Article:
BSO Music Box Series for Children Cars, Trucks, Trains & Boats • $10 • 10am Meyerhoff • 1212 Cathedral St. Lantern Making Workshop for Kids Oct 13 & 20, times vary. $5 suggested donation • 12:30pm The Patterson • 3134 Eastern Ave. Laura Amussen: AFLOAT Opening reception & performance. FREE • 5:30pm The Patterson • 3134 Eastern Ave. SHE Productions Presents REHAB 2nd Saturday of Every Month. $5 • 9pm • 21+ Grand Central Disco and Sapphos 1001 N. Charles St.

FRIDAY, OCT. 18 Death and the Maiden Opens $15-20 • 8pm • Thru Nov. 11 Spotlighters Theatre • 817 Saint Paul St. WNUF Halloween Special An epic ghost story • $7-12 • 8pm The Patterson • 3134 Eastern Ave.

SATURDAY, OCT. 19 Diana Krall Glad Rag Doll tour • $57-92 + fees Lyric Opera House 140 W. Mount Royal Ave.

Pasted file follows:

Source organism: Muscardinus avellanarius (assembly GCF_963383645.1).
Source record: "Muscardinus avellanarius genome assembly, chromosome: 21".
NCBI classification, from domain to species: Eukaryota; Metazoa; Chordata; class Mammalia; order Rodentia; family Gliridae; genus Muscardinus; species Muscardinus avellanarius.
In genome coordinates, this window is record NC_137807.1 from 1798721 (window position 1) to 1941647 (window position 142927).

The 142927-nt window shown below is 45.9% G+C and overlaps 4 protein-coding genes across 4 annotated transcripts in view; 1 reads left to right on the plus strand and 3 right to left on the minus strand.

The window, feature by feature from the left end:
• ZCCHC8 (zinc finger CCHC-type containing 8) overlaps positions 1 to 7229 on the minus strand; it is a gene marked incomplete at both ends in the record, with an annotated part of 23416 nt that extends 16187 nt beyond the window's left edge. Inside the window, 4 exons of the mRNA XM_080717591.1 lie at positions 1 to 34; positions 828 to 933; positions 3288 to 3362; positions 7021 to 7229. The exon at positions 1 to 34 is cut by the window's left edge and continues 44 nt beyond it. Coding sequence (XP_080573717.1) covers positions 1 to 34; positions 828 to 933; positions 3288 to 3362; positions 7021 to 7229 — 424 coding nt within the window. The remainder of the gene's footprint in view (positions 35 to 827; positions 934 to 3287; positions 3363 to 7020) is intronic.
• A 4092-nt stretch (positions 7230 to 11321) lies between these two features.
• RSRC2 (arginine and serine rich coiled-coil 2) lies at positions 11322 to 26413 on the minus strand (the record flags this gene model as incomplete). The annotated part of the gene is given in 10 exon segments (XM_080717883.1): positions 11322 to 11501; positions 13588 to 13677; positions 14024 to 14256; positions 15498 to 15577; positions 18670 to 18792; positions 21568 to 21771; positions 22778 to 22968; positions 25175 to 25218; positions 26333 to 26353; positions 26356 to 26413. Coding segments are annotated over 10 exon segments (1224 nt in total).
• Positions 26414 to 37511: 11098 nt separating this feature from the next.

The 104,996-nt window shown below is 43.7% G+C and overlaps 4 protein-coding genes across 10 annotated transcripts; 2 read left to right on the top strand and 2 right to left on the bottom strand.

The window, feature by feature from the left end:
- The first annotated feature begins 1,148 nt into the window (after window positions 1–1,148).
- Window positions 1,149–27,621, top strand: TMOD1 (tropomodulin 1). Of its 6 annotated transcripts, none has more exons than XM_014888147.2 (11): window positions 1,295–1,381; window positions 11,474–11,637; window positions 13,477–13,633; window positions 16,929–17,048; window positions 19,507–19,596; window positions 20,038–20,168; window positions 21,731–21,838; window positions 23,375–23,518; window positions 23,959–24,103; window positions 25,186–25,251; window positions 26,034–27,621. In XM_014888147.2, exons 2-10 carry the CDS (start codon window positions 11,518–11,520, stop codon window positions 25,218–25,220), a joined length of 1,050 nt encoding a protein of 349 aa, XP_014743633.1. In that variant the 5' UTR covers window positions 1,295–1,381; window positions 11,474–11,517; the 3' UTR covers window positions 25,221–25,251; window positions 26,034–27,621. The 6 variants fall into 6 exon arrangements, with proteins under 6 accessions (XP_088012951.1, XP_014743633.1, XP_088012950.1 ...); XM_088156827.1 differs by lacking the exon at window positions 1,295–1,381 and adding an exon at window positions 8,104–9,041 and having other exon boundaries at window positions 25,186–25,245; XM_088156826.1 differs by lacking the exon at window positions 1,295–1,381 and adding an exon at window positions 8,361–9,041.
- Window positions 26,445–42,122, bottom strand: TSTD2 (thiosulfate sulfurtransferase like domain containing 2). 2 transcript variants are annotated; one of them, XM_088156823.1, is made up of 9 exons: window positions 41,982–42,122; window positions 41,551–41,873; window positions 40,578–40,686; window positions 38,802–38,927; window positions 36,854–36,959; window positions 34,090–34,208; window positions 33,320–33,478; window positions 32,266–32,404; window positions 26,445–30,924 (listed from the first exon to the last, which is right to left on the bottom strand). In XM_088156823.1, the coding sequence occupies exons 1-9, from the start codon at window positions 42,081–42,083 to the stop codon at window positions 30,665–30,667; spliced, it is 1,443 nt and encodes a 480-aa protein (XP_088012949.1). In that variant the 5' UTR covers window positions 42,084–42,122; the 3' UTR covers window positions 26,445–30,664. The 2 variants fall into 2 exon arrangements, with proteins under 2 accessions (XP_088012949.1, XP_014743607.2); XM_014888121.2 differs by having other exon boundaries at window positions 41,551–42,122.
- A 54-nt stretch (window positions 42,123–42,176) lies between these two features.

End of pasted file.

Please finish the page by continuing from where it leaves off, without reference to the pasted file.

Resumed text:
TUESDAY, OCT. 22 Marquee Lounge Supper Club “This Beer’s Cooking” • $50 • 7pm The Patterson • 3134 Eastern Ave.

FRIDAY, OCT. 25 Boo at the Zoo Frightfully fun! $12.50-17.50 • 10am-4pm The Maryland Zoo • 1876 Mansion House Dr. Baltimore Bike Party The biggest party on two wheels! FREE • 7pm Pearlstone Park

SATURDAY, OCT. 26 The Great Halloween Lantern Parade Annual celebration • FREE • 3:30-8pm Patterson Park • Eastern & Linwood Aves. Hallowmarine A weekend of frightening fun. 10am-3pm • Thru 10/27 National Aquarium • 501 E. Pratt St. BARCStoberfest Pet festival to benefit BARCS. FREE • 11am-4pm Patterson Park The Glow Ball Dance Party & Costume Contest. $7-12 • 8:30pm-2am The Patterson • 3134 Eastern Ave.

SUNDAY, OCT. 27 WPOC Girls with Guitars Feat. Jennifer Nettles, Sheryl Crow & more. $35-150 + Fees • 7pm France-Merrick P.A.C. • 12 N Eutaw St.

THURSDAY, OCT. 31 Halloween Passion Pit Indie pop • $45 • 6:30pm GMU Patriot Center 4400 University Dr. • Fairfax, VA








Night Out at Center Stage feat. Animal Crackers PHOTOS BY RICHELLE TAYLOR (I'LL SHOOT YOU)